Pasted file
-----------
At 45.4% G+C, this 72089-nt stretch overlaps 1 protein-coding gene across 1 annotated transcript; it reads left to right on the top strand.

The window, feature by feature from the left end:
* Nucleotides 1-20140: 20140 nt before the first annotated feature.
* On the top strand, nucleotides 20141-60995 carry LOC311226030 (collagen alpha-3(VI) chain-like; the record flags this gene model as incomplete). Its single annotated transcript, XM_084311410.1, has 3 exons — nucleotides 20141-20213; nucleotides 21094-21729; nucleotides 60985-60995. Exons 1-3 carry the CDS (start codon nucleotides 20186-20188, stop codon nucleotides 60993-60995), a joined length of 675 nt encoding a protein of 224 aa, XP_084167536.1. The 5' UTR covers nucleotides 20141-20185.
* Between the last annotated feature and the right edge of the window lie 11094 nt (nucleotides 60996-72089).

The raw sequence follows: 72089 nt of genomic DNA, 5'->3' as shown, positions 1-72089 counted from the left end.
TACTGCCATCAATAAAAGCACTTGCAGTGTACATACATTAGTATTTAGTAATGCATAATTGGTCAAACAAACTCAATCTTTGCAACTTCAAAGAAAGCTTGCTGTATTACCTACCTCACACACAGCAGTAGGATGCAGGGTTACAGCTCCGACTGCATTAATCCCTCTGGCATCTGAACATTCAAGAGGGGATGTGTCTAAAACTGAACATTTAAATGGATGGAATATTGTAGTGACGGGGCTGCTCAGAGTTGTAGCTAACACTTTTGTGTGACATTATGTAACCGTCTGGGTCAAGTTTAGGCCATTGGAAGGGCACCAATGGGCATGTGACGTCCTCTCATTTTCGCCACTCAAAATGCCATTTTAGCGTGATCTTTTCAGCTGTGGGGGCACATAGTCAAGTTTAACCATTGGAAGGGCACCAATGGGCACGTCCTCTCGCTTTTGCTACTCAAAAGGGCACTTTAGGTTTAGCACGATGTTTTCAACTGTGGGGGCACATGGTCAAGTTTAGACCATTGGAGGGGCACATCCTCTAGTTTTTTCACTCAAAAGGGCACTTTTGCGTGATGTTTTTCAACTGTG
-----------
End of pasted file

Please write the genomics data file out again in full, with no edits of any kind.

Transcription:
At 45.4% G+C, this 72089-nt stretch overlaps 1 protein-coding gene across 1 annotated transcript; it reads left to right on the top strand.

The window, feature by feature from the left end:
* Nucleotides 1-20140: 20140 nt before the first annotated feature.
* On the top strand, nucleotides 20141-60995 carry LOC311226030 (collagen alpha-3(VI) chain-like; the record flags this gene model as incomplete). Its single annotated transcript, XM_084311410.1, has 3 exons — nucleotides 20141-20213; nucleotides 21094-21729; nucleotides 60985-60995. Exons 1-3 carry the CDS (start codon nucleotides 20186-20188, stop codon nucleotides 60993-60995), a joined length of 675 nt encoding a protein of 224 aa, XP_084167536.1. The 5' UTR covers nucleotides 20141-20185.
* Between the last annotated feature and the right edge of the window lie 11094 nt (nucleotides 60996-72089).

The raw sequence follows: 72089 nt of genomic DNA, 5'->3' as shown, positions 1-72089 counted from the left end.
TACTGCCATCAATAAAAGCACTTGCAGTGTACATACATTAGTATTTAGTAATGCATAATTGGTCAAACAAACTCAATCTTTGCAACTTCAAAGAAAGCTTGCTGTATTACCTACCTCACACACAGCAGTAGGATGCAGGGTTACAGCTCCGACTGCATTAATCCCTCTGGCATCTGAACATTCAAGAGGGGATGTGTCTAAAACTGAACATTTAAATGGATGGAATATTGTAGTGACGGGGCTGCTCAGAGTTGTAGCTAACACTTTTGTGTGACATTATGTAACCGTCTGGGTCAAGTTTAGGCCATTGGAAGGGCACCAATGGGCATGTGACGTCCTCTCATTTTCGCCACTCAAAATGCCATTTTAGCGTGATCTTTTCAGCTGTGGGGGCACATAGTCAAGTTTAACCATTGGAAGGGCACCAATGGGCACGTCCTCTCGCTTTTGCTACTCAAAAGGGCACTTTAGGTTTAGCACGATGTTTTCAACTGTGGGGGCACATGGTCAAGTTTAGACCATTGGAGGGGCACATCCTCTAGTTTTTTCACTCAAAAGGGCACTTTTGCGTGATGTTTTTCAACTGTG